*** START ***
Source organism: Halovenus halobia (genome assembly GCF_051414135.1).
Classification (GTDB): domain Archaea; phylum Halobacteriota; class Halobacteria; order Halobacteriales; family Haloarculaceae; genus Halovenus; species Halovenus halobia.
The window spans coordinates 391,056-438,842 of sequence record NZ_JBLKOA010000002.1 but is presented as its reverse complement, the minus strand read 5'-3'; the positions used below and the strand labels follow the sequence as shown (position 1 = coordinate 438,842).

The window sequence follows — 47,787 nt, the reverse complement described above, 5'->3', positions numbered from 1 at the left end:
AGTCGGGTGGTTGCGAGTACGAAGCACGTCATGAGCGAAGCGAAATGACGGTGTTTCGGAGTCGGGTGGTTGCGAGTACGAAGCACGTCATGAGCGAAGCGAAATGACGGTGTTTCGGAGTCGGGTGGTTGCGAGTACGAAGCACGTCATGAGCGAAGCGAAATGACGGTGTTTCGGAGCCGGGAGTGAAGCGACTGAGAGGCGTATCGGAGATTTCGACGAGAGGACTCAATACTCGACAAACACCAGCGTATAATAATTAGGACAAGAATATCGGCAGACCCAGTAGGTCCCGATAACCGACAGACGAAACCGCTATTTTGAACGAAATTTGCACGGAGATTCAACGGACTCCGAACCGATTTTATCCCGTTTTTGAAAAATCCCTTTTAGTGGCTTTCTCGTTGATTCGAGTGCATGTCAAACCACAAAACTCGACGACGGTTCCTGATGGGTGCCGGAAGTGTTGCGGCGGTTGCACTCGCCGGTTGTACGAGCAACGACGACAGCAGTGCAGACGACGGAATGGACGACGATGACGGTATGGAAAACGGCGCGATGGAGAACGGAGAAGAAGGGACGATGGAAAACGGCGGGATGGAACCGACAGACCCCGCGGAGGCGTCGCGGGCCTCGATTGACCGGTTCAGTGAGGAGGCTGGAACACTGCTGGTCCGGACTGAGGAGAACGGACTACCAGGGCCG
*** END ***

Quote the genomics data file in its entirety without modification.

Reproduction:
Source organism: Halovenus halobia (genome assembly GCF_051414135.1).
Classification (GTDB): domain Archaea; phylum Halobacteriota; class Halobacteria; order Halobacteriales; family Haloarculaceae; genus Halovenus; species Halovenus halobia.
The window spans coordinates 391,056-438,842 of sequence record NZ_JBLKOA010000002.1 but is presented as its reverse complement, the minus strand read 5'-3'; the positions used below and the strand labels follow the sequence as shown (position 1 = coordinate 438,842).

The window sequence follows — 47,787 nt, the reverse complement described above, 5'->3', positions numbered from 1 at the left end:
AGTCGGGTGGTTGCGAGTACGAAGCACGTCATGAGCGAAGCGAAATGACGGTGTTTCGGAGTCGGGTGGTTGCGAGTACGAAGCACGTCATGAGCGAAGCGAAATGACGGTGTTTCGGAGTCGGGTGGTTGCGAGTACGAAGCACGTCATGAGCGAAGCGAAATGACGGTGTTTCGGAGCCGGGAGTGAAGCGACTGAGAGGCGTATCGGAGATTTCGACGAGAGGACTCAATACTCGACAAACACCAGCGTATAATAATTAGGACAAGAATATCGGCAGACCCAGTAGGTCCCGATAACCGACAGACGAAACCGCTATTTTGAACGAAATTTGCACGGAGATTCAACGGACTCCGAACCGATTTTATCCCGTTTTTGAAAAATCCCTTTTAGTGGCTTTCTCGTTGATTCGAGTGCATGTCAAACCACAAAACTCGACGACGGTTCCTGATGGGTGCCGGAAGTGTTGCGGCGGTTGCACTCGCCGGTTGTACGAGCAACGACGACAGCAGTGCAGACGACGGAATGGACGACGATGACGGTATGGAAAACGGCGCGATGGAGAACGGAGAAGAAGGGACGATGGAAAACGGCGGGATGGAACCGACAGACCCCGCGGAGGCGTCGCGGGCCTCGATTGACCGGTTCAGTGAGGAGGCTGGAACACTGCTGGTCCGGACTGAGGAGAACGGACTACCAGGGCCG